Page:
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When Is Infertility Surgery Indicated?

When Is Infertility Surgery Indicated?

Summary
The role of reproductive surgery has been questioned in the current environment of improving techniques and success rates with in vitro fertilization (IVF). Another emerging obstacle is the declining number of these types of surgeries being performed in response to the increasing numbers of patients opting for IVF. This phenomenon results in fewer physicians who develop adequate proficiency in performing these technically advanced procedures. In our tertiary referral center, we feel that with proper patient selection infertility surgery is an excellent option that provides patients the potential to achieve repeated future pregnancies.

Introduction
In the past, reconstructive tubal surgery was the only option for women with tubal factor infertility that desired pregnancy. These procedures were performed through open abdominal incisions sometimes without magnification. Today the majority of these surgeries are performed either with open microsurgical technique or through evolving laparoscopic techniques. With these advances providing improved pregnancy rates, lower ectopic pregnancy rates and less risk and recovery time from surgery to the patient, the decision to proceed with surgical correction of tubal factor infertility should be an easy one.

On the contrary, this decision has become more complicated mainly due to the tremendous advances in the field of IVF where pregnancy rates continue to improve as complication rates decline. At this time, there are no randomized, controlled trials comparing the outcome of infertility surgery and IVF to definitively lead us to a conclusion. The added element of differing physician comfort levels with advanced reproductive surgeries and in vitro fertilization also has a large impact on the final decision.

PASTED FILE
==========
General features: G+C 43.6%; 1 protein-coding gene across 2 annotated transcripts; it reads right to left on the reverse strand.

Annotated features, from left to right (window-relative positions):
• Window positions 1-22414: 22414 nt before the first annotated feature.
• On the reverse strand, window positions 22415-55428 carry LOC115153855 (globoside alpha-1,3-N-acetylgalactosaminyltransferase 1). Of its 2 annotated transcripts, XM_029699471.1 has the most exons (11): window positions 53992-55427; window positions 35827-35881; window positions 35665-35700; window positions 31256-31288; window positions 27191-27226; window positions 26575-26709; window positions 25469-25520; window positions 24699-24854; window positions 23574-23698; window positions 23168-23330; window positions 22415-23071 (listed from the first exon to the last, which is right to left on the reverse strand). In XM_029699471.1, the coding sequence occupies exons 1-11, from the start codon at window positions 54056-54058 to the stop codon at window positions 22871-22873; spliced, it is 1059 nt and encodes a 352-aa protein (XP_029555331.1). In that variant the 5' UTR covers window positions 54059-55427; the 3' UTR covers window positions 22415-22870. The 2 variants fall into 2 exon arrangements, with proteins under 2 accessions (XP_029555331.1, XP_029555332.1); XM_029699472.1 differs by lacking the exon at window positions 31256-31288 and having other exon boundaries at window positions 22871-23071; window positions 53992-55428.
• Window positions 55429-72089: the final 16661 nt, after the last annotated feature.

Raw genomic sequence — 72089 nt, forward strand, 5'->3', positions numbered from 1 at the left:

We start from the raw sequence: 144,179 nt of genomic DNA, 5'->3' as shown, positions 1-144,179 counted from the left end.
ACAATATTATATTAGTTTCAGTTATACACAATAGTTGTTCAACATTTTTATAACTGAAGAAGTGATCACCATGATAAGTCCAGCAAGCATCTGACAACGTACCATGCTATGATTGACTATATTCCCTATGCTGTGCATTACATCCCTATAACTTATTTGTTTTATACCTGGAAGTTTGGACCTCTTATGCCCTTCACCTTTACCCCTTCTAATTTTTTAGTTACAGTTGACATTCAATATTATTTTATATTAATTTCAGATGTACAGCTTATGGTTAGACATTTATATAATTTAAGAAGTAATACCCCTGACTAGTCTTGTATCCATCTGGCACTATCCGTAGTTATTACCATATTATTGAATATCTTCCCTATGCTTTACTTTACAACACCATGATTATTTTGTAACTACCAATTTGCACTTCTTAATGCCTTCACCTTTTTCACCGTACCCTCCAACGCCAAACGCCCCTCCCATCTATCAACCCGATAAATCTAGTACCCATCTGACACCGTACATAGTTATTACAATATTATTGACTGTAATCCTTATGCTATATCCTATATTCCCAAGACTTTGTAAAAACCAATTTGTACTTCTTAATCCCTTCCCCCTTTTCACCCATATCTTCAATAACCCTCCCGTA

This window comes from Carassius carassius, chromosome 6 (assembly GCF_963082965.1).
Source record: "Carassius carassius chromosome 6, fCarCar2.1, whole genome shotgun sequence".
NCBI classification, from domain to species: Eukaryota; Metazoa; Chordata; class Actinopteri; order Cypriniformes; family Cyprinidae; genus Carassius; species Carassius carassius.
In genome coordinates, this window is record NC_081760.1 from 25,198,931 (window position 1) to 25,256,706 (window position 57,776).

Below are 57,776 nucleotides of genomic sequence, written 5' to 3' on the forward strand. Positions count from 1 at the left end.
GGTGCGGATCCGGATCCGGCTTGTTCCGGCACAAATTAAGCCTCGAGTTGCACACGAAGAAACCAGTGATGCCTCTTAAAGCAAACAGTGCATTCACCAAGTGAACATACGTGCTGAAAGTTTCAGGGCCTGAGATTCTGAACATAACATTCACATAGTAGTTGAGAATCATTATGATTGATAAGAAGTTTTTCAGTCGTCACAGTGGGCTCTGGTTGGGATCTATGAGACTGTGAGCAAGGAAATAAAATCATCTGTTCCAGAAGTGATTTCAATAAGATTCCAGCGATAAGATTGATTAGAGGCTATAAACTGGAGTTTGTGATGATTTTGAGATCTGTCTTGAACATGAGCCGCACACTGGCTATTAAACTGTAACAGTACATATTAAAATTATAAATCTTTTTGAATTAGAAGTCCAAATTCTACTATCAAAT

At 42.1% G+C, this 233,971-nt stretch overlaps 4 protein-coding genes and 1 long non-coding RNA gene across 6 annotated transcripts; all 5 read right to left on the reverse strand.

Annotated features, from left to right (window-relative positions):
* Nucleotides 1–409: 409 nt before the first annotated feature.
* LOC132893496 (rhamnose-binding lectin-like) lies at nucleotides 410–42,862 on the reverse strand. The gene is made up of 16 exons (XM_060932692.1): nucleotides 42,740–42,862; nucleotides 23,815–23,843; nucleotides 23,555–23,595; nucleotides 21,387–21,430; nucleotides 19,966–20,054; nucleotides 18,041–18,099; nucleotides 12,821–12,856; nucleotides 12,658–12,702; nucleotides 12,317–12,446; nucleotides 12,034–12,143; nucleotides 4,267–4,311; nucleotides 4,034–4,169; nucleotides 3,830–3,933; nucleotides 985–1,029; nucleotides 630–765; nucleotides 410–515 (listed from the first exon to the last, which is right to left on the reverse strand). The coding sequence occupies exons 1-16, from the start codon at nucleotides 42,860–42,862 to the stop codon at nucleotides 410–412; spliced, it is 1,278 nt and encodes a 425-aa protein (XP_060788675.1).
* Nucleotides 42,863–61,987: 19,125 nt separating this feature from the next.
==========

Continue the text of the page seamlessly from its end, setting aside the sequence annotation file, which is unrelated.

Another important aspect of the decision making process in choosing a treatment modality for a particular patient is the patients own wishes and expectations. With a more informed and educated patient population this becomes a larger factor in the process. Although this does not imply that a detailed consultation with the physician outlining all options is not required, patients may arrive to this meeting with a plan already in mind. Patients may also have monetary limitations or insurance requirements that make one option more favorable. 

After careful consideration of these variables, the next step in proceeding toward a treatment plan is proper patient selection. The age of the patient, whether or not she is spontaneously ovulatory and the type and severity of tubal disease as well as the possible presence of multiple infertility factors need to be determined. 

As part of the basic infertility evaluation, a crucial step is the hysterosalpingogram that is performed after complete cessation of menses and prior to ovulation in the menstrual cycle. The HSG can delineate proximal versus distal tubal occlusion, degree of tubal dilatation, integrity of the rugae, presence of salpingitis isthmica nodosa, and periadnexal adhesions. 

With this information the physician can then decide if additional information is required prior to commencing a final treatment plan. If this is the case, a diagnostic laparoscopy with chromopertubation may be warranted to directly visualize the pelvic anatomy and possible pelvic adhesive disease or endometriosis. Once all necessary information has been obtained an informed decision and appropriate treatment plan can be formulated between patient and physician. 

In this summary of the pertinent literature we attempt to provide evidence that infertility surgery is an excellent option for many patients with tubal factor infertility as well as discuss patients that would be better served by proceeding directly to in vitro fertilization.

Materials and Methods: 
We performed a search of MEDLINE and the Cochrane Database of Systematic Reviews. Pertinent articles were referenced.

Results:
Periadnexal adhesive disease